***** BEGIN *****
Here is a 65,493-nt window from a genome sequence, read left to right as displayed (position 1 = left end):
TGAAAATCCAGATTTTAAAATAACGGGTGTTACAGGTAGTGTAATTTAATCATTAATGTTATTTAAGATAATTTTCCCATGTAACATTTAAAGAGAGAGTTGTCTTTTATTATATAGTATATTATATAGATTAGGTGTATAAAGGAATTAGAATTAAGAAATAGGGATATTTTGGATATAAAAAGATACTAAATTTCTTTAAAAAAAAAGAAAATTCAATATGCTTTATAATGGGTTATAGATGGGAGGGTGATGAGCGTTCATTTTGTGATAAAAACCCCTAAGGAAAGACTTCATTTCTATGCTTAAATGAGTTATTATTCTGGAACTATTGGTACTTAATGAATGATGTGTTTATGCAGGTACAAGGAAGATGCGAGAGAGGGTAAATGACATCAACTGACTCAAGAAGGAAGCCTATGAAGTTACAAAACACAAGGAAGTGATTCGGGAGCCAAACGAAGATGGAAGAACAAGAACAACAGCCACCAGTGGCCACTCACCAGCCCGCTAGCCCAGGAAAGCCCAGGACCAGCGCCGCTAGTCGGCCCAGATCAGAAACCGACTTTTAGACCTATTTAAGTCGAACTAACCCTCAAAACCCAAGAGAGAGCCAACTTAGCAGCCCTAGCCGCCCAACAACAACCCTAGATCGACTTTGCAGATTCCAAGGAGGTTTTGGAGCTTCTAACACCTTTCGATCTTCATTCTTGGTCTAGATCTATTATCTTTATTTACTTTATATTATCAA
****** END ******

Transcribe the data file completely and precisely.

Here is a 65,493-nt window from a genome sequence, read left to right as displayed (position 1 = left end):
TGAAAATCCAGATTTTAAAATAACGGGTGTTACAGGTAGTGTAATTTAATCATTAATGTTATTTAAGATAATTTTCCCATGTAACATTTAAAGAGAGAGTTGTCTTTTATTATATAGTATATTATATAGATTAGGTGTATAAAGGAATTAGAATTAAGAAATAGGGATATTTTGGATATAAAAAGATACTAAATTTCTTTAAAAAAAAAGAAAATTCAATATGCTTTATAATGGGTTATAGATGGGAGGGTGATGAGCGTTCATTTTGTGATAAAAACCCCTAAGGAAAGACTTCATTTCTATGCTTAAATGAGTTATTATTCTGGAACTATTGGTACTTAATGAATGATGTGTTTATGCAGGTACAAGGAAGATGCGAGAGAGGGTAAATGACATCAACTGACTCAAGAAGGAAGCCTATGAAGTTACAAAACACAAGGAAGTGATTCGGGAGCCAAACGAAGATGGAAGAACAAGAACAACAGCCACCAGTGGCCACTCACCAGCCCGCTAGCCCAGGAAAGCCCAGGACCAGCGCCGCTAGTCGGCCCAGATCAGAAACCGACTTTTAGACCTATTTAAGTCGAACTAACCCTCAAAACCCAAGAGAGAGCCAACTTAGCAGCCCTAGCCGCCCAACAACAACCCTAGATCGACTTTGCAGATTCCAAGGAGGTTTTGGAGCTTCTAACACCTTTCGATCTTCATTCTTGGTCTAGATCTATTATCTTTATTTACTTTATATTATCAA